The Islamic denomination Ahmadiyah is suffering discrimination from both the Indonesian government and violent groups in civil society. During recent years violent assaults have been committed by civilians. In April 2008 the Coordinating Board for Monitoring Mystical Beliefs in Society, a state agency appointed to monitor the practice of religious groups in Indonesia, recommended banning the sect. The Government of Indonesia (GoI) reacted in June 2008 by issuing a decree which violates the group’s external religious freedom. While Ahmadiyah members had co-existed peacefully with other religious denominations for decades, the Indonesian Ulema’s Council issued two fatwas against the sect in 1980 and 2005, the first denoting the Ahmadiyah a deviant sect and the second recommending the group be banned. This defamation of the Ahmadiyah prompted an upsurge in horizontal violence against institutions and individual members of the group. The state failed to prevent this violence or prosecute the perpetrators.
The GoI has to act upon the obligations arising from the International
Covenant on Civil and Political Rights especially on the obligation to
protect public freedom to manifest one’s religion or belief. It should
comply with the references drafted in General Assembly Council Resolution
62/154 of December 18, 2007.
Physical assaults on businesses, cultural centres and places of worship
About 200.000 persons adhere to the Ahmadiyah belief in Indonesia. They have been practicing their belief since 1924 and the group was accorded legal status in 1953. The sect was founded in today’s Pakistan in 1889 as a reform movement within Islam. Its founder, Mirza Ghulam Ahmad broke with some of the characteristics of orthodox Islamic teaching but not with the central Islamic principles of belief. Critics blame the group for not acknowledging Mohammed as the last Prophet.
The Indonesian news magazine Tempo counted almost 20 violent attacks targeting institutions, places of worship and homes of the Ahmadiyah group in the provinces of West Java, West Nusa Tenggara, South Sulawesi and Kalimantan. The most recent assaults, which took place in April and June 2008, led to a Mosque being burned in Sukabumi (West Java) and another sealed off in Cianjur (West Java). On June 1, 2008 supporters of the denomination were attacked during a peaceful rally advocating religious freedom by hundreds of aggressors, many of them members of the Islamic Defenders Front and Islam Command Troop. They were armed with bamboo sticks, swords and spears. As the National Alliance for the Freedom of Faith and Religion (AKKBB) stated in the Indonesian newspaper Jakarta Post 70 people were injured in the attack, and, according to Human Rights Watch, several Ahmadiyah members were hospitalized.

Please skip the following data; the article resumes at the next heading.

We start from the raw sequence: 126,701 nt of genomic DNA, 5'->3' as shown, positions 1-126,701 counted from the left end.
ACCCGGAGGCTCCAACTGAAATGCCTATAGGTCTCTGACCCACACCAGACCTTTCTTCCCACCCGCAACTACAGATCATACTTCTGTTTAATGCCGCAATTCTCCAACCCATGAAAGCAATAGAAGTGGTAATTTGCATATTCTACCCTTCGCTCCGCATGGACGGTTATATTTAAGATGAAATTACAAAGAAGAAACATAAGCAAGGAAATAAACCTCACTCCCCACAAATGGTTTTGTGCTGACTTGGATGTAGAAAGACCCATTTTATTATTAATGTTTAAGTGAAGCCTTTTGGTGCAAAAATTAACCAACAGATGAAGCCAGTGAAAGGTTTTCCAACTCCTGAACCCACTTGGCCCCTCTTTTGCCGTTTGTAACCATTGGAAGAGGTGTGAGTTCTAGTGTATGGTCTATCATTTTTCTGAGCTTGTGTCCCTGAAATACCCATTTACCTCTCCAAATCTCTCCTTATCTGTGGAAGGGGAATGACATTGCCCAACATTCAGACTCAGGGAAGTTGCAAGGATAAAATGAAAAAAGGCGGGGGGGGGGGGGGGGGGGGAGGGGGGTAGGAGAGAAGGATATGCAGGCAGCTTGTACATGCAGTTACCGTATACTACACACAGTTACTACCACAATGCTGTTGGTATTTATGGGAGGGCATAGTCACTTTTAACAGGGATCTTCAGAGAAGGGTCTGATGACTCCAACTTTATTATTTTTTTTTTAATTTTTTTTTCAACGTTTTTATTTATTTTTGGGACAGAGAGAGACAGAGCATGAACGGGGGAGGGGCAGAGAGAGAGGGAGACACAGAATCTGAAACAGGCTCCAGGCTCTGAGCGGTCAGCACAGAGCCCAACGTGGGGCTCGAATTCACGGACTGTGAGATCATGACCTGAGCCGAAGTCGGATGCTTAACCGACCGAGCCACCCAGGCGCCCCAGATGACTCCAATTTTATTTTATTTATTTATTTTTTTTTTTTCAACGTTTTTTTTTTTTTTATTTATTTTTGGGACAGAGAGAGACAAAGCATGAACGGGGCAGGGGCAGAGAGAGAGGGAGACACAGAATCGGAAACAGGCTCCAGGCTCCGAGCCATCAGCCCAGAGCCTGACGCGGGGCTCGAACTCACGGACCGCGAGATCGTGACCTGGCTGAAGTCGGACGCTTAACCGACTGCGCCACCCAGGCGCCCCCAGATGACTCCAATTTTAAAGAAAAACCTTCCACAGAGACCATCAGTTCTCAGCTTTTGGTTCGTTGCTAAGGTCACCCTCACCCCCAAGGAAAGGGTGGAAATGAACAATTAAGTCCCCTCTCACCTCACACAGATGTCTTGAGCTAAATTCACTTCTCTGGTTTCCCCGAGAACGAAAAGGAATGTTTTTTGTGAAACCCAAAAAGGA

Violence against the Ahmadiyah group rose following the issue of a fatwa by the Indonesian Ulema’s Council recommending the ban of the Ahmadiyah and denoting the group a deviant sect. Targets of the mob attacks have been mosques, the educational centre of the Ahmadiyah Congregation Mubarak Campus in Parung, (West Java) residential areas as well as homes of preachers and followers of the domination. The attack on Mubarak Campus in June/July 2005 by hundreds of assaulters left 16 Ahmadiyah members injured. Most of the mob attacks caused damage of property, in some cases mosques and homes were destroyed completely. Ahmadiyah members in Bulukumba (South Sulawesi) were intimidated in 2006 by an anonymous flyer circulated which called on residents to drive out Ahmadiyah.
In Lingsar (Lombok, West Nusa Tenggara) such as in Pancor (Lombok, West Nusa Tenggara) hundreds of Ahmadiyah followers had to be evacuated after attacks on their housing complexes. According to the Indonesian Newspaper Jakarta Post 192 victims of the Lingsar attack in 2006 where more than 300 houses were destroyed, still live in a refugee centre in Mataram (Lombok, West Nusa Tenggara). Ahmadiyah members have asked for asylum with German and Australian consulates in Bali.
In all cases, law-enforcement authorities and the judiciary failed to